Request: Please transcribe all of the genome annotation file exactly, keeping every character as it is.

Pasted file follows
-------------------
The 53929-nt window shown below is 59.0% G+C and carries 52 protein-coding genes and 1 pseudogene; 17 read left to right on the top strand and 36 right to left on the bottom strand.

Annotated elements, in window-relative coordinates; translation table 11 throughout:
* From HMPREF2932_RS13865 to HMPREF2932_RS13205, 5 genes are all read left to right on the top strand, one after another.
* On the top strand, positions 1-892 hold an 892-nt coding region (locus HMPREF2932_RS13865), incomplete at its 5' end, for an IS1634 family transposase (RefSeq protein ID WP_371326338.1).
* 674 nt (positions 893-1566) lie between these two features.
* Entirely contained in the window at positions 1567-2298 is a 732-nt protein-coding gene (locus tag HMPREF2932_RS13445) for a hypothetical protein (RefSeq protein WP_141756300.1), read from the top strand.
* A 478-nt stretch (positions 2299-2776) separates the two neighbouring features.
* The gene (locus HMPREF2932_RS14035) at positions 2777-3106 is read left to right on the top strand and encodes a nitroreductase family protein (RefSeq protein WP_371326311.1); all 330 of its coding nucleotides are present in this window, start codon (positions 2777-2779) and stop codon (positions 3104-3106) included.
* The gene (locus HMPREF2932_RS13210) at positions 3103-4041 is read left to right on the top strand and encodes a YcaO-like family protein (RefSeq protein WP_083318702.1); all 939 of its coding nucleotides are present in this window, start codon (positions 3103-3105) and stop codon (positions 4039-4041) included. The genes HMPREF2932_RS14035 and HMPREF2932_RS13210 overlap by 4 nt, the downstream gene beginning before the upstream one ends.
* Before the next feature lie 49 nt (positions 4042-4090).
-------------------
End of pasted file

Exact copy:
The 53929-nt window shown below is 59.0% G+C and carries 52 protein-coding genes and 1 pseudogene; 17 read left to right on the top strand and 36 right to left on the bottom strand.

Annotated elements, in window-relative coordinates; translation table 11 throughout:
* From HMPREF2932_RS13865 to HMPREF2932_RS13205, 5 genes are all read left to right on the top strand, one after another.
* On the top strand, positions 1-892 hold an 892-nt coding region (locus HMPREF2932_RS13865), incomplete at its 5' end, for an IS1634 family transposase (RefSeq protein ID WP_371326338.1).
* 674 nt (positions 893-1566) lie between these two features.
* Entirely contained in the window at positions 1567-2298 is a 732-nt protein-coding gene (locus tag HMPREF2932_RS13445) for a hypothetical protein (RefSeq protein WP_141756300.1), read from the top strand.
* A 478-nt stretch (positions 2299-2776) separates the two neighbouring features.
* The gene (locus HMPREF2932_RS14035) at positions 2777-3106 is read left to right on the top strand and encodes a nitroreductase family protein (RefSeq protein WP_371326311.1); all 330 of its coding nucleotides are present in this window, start codon (positions 2777-2779) and stop codon (positions 3104-3106) included.
* The gene (locus HMPREF2932_RS13210) at positions 3103-4041 is read left to right on the top strand and encodes a YcaO-like family protein (RefSeq protein WP_083318702.1); all 939 of its coding nucleotides are present in this window, start codon (positions 3103-3105) and stop codon (positions 4039-4041) included. The genes HMPREF2932_RS14035 and HMPREF2932_RS13210 overlap by 4 nt, the downstream gene beginning before the upstream one ends.
* Before the next feature lie 49 nt (positions 4042-4090).